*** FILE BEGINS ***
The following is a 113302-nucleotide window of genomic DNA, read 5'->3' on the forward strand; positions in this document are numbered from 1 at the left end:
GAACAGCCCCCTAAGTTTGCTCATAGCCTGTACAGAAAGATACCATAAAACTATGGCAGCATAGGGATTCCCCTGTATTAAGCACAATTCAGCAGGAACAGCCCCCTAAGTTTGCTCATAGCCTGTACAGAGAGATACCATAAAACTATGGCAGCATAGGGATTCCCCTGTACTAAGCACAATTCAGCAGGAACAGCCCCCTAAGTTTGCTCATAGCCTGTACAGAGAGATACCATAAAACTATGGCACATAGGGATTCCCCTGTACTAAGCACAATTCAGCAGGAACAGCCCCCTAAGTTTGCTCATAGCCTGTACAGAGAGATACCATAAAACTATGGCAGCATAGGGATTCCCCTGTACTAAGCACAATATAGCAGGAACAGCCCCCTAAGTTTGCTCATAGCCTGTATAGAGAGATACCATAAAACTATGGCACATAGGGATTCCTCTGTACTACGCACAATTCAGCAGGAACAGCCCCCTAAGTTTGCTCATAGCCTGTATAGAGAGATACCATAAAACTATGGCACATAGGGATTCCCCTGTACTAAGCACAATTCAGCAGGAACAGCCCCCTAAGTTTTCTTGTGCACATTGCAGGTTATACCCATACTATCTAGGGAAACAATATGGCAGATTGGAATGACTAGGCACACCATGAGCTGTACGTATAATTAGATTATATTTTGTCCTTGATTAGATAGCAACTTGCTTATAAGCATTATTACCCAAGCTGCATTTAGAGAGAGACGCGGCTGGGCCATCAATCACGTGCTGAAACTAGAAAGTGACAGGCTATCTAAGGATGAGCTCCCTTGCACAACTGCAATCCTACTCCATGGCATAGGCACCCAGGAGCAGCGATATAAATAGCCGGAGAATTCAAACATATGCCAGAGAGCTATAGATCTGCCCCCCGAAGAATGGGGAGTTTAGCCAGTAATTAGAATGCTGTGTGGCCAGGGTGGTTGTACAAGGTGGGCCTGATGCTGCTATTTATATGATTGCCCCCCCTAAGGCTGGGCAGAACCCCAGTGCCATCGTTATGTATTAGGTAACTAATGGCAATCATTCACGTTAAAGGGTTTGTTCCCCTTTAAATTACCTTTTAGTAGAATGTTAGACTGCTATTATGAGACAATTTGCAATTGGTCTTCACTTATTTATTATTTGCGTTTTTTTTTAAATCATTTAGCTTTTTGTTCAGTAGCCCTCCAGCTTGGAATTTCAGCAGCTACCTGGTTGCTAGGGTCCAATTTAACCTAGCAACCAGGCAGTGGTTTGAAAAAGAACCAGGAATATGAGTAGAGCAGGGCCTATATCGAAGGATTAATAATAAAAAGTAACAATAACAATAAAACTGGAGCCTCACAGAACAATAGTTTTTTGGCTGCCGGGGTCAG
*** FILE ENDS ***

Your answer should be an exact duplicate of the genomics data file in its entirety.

The following is a 113302-nucleotide window of genomic DNA, read 5'->3' on the forward strand; positions in this document are numbered from 1 at the left end:
GAACAGCCCCCTAAGTTTGCTCATAGCCTGTACAGAAAGATACCATAAAACTATGGCAGCATAGGGATTCCCCTGTATTAAGCACAATTCAGCAGGAACAGCCCCCTAAGTTTGCTCATAGCCTGTACAGAGAGATACCATAAAACTATGGCAGCATAGGGATTCCCCTGTACTAAGCACAATTCAGCAGGAACAGCCCCCTAAGTTTGCTCATAGCCTGTACAGAGAGATACCATAAAACTATGGCACATAGGGATTCCCCTGTACTAAGCACAATTCAGCAGGAACAGCCCCCTAAGTTTGCTCATAGCCTGTACAGAGAGATACCATAAAACTATGGCAGCATAGGGATTCCCCTGTACTAAGCACAATATAGCAGGAACAGCCCCCTAAGTTTGCTCATAGCCTGTATAGAGAGATACCATAAAACTATGGCACATAGGGATTCCTCTGTACTACGCACAATTCAGCAGGAACAGCCCCCTAAGTTTGCTCATAGCCTGTATAGAGAGATACCATAAAACTATGGCACATAGGGATTCCCCTGTACTAAGCACAATTCAGCAGGAACAGCCCCCTAAGTTTTCTTGTGCACATTGCAGGTTATACCCATACTATCTAGGGAAACAATATGGCAGATTGGAATGACTAGGCACACCATGAGCTGTACGTATAATTAGATTATATTTTGTCCTTGATTAGATAGCAACTTGCTTATAAGCATTATTACCCAAGCTGCATTTAGAGAGAGACGCGGCTGGGCCATCAATCACGTGCTGAAACTAGAAAGTGACAGGCTATCTAAGGATGAGCTCCCTTGCACAACTGCAATCCTACTCCATGGCATAGGCACCCAGGAGCAGCGATATAAATAGCCGGAGAATTCAAACATATGCCAGAGAGCTATAGATCTGCCCCCCGAAGAATGGGGAGTTTAGCCAGTAATTAGAATGCTGTGTGGCCAGGGTGGTTGTACAAGGTGGGCCTGATGCTGCTATTTATATGATTGCCCCCCCTAAGGCTGGGCAGAACCCCAGTGCCATCGTTATGTATTAGGTAACTAATGGCAATCATTCACGTTAAAGGGTTTGTTCCCCTTTAAATTACCTTTTAGTAGAATGTTAGACTGCTATTATGAGACAATTTGCAATTGGTCTTCACTTATTTATTATTTGCGTTTTTTTTTAAATCATTTAGCTTTTTGTTCAGTAGCCCTCCAGCTTGGAATTTCAGCAGCTACCTGGTTGCTAGGGTCCAATTTAACCTAGCAACCAGGCAGTGGTTTGAAAAAGAACCAGGAATATGAGTAGAGCAGGGCCTATATCGAAGGATTAATAATAAAAAGTAACAATAACAATAAAACTGGAGCCTCACAGAACAATAGTTTTTTGGCTGCCGGGGTCAG